The foods that are best for you are never half as tasty as those that are slow killers. Try comparing a juicy cheese burger to a couscous salad. The comparison is just unfair. The cheeseburger will satiate your taste buds and cravings for the time being but will leave you feeling lethargic and stuffed whereas the couscous salad in all its natural goodness will leave you feeling light and healthy. Unfortunately, it is the cheeseburger that we crave. The saturated fats and simple carbs in these types of foods are one of the main reasons for the load on your ticker. There is no magic food that will ensure a healthy heart, however the inclusion of certain foods in our daily diet can keep our heart healthy.

With the multi-million dollar health industry urging you to eat the healthy food they have to offer, people end up spending outrageous amounts of money at trendy grocery stores buying health foods that cost way too much. Advertised as health foods that will do wonders to take the load off your heart, the stylishly-packaged whole foods are nothing but food in its most natural state. When it comes to vegetables and fruits then eating them raw, steamed, boiled or lightly sautéed will give you the best of it as these processes keep the food closest to its most natural state. Whole foods like oatmeal are great for you, however sugary processed oatmeal packets build up your sugar intake. While potato chips and fries clog your arteries, boiled or baked potatoes with their skin on are loaded with vitamins and essential nutrients.

Here’s a list of five healthy foods that if included in your meals will keep your heart healthy and strain free:

1. Whole grains: You can cut the risk of heart disease by almost 15% by including whole grains in your diet. Whole grains come with the entire kernel intact while milling removes the bran and the germ from the grain which is usually done to improve the shelf life. However, ditching these two ingredients strips the grain of vitamin B, fiber and iron. So why not eat the entire kernel and stack up on all the fiber? Not known to many, but fiber practically works as a scrubber inside your arteries, cleaning up the LDL.
Whole grains are also loaded with Vitamin E, omega-3-fatty acids and potassium. Oatmeal is one of the most healthy wholegrain choices. If you find oatmeal bland and unappetizing, pep it up with a dash of cinnamon and sweeten it with some fresh fruit. Another alternative is cooking it with fresh apple juice. Incorporating simple changes like switching to brown rice from white rice, selecting whole wheat bread can also go a long way.

2. Nuts: Nuts are a rich source of healthy mono and polyunsaturated fats. Monounsaturated fats raise the good cholesterol levels in the body, which act as an escort to the bad cholesterol and dumps it in the liver which then flushes it out of the system.

Which nuts  should I be eating?
Walnuts and almonds top the list of heart healthy nuts and are a chock full of omega-3 fatty acids, fiber, Vitamin E, folate and magnesium. However, avoid candied or salted nuts, and honey-roasted or salted peanuts and cashews are also a big no no. Remember, moderation is the key.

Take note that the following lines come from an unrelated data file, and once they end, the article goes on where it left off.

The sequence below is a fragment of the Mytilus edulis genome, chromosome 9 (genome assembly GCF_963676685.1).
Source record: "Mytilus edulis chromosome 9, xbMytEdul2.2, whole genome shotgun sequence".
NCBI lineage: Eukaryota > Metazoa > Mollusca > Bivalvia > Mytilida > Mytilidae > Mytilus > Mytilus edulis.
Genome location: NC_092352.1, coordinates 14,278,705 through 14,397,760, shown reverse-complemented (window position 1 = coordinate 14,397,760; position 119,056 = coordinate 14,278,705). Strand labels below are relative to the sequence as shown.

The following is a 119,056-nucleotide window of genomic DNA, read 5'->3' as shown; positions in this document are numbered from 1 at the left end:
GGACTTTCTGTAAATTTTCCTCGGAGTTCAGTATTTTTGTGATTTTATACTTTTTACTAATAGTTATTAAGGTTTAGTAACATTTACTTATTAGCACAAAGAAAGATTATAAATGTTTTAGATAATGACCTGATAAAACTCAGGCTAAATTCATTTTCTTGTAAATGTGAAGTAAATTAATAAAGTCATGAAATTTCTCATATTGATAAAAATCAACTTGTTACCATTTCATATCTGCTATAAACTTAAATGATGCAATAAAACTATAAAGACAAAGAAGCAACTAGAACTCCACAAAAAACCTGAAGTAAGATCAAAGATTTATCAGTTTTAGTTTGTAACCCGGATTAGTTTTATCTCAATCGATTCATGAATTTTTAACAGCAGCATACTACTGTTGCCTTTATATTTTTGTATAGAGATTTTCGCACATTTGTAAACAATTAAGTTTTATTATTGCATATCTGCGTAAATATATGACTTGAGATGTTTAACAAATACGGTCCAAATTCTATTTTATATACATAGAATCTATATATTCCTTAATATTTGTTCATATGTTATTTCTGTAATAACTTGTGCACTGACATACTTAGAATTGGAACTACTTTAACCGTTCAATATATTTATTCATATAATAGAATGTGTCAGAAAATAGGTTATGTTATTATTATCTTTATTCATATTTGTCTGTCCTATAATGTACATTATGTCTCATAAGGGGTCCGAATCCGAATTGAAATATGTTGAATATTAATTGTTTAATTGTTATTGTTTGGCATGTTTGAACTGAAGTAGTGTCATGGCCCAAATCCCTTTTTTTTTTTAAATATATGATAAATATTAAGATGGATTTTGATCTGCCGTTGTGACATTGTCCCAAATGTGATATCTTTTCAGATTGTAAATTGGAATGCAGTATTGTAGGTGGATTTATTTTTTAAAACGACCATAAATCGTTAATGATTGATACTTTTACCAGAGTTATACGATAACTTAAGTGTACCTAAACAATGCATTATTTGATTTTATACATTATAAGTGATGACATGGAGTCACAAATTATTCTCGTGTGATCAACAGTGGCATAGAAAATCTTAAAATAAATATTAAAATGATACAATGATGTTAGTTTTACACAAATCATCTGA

3. Legumes: Beans are bursting with proteins, flavonoids and soluble fiber. They are virtually devoid of any fat but are amply loaded with iron, calcium and potassium. Diets including beans can lower the risk of heart disease and strokes as they are found to inhibit the adhesion of platelets in the blood.

4. Salmon/Fish: Omega-3 fatty acids offer a platter full of benefits to the human heart. They are known to improve the flexibility of the arteries, which helps in reducing blood pressure and protects from inflammation. Omega-3s also help to regulate the electrical impulsesand can help prevent irregular heart rhythms. Seafood is inherently loaded with this ‘super acid’, in which salmon wins the race. It is also a rich source of good protein. Both American Heart Association and FDA recommend eating fish at least twice a week to cut down cardiovascular risk.

5. Dark Chocolate: No! You didn’t read it wrong! Dark chocolate which contains at least 70 % cocoa is packed with flavanols that have a blood thinning effect ensuring effective blood circulation through the arteries. Cocoa also contains a compound called epicatechin which boosts the levels of nitric oxide, a substance that has been shown to be crucial to healthy blood vessels. Plentiful levels of nitric oxide help keep blood pressure from climbing. [6]



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5.    Weingärtner N, Elsässer A, Weingärtner O. [Dietary supplements andcardiovascular diseases]. Dtsch Med Wochenschr. 2014 Jul;139(27):1423-6. doi: 10.1055/s-0034-1370134. Epub 2014 Jun 17. Review. German. PubMed PMID: 24937080

6. Roberto Corti, Andreas J. Flammer, Norman K. Hollenberg, Thomas F. Lüscher, Cocoa and Cardiovascular Health,Circulation.2009;119:1433-1441 doi:10.1161/CIRCULATIONAHA.108.827022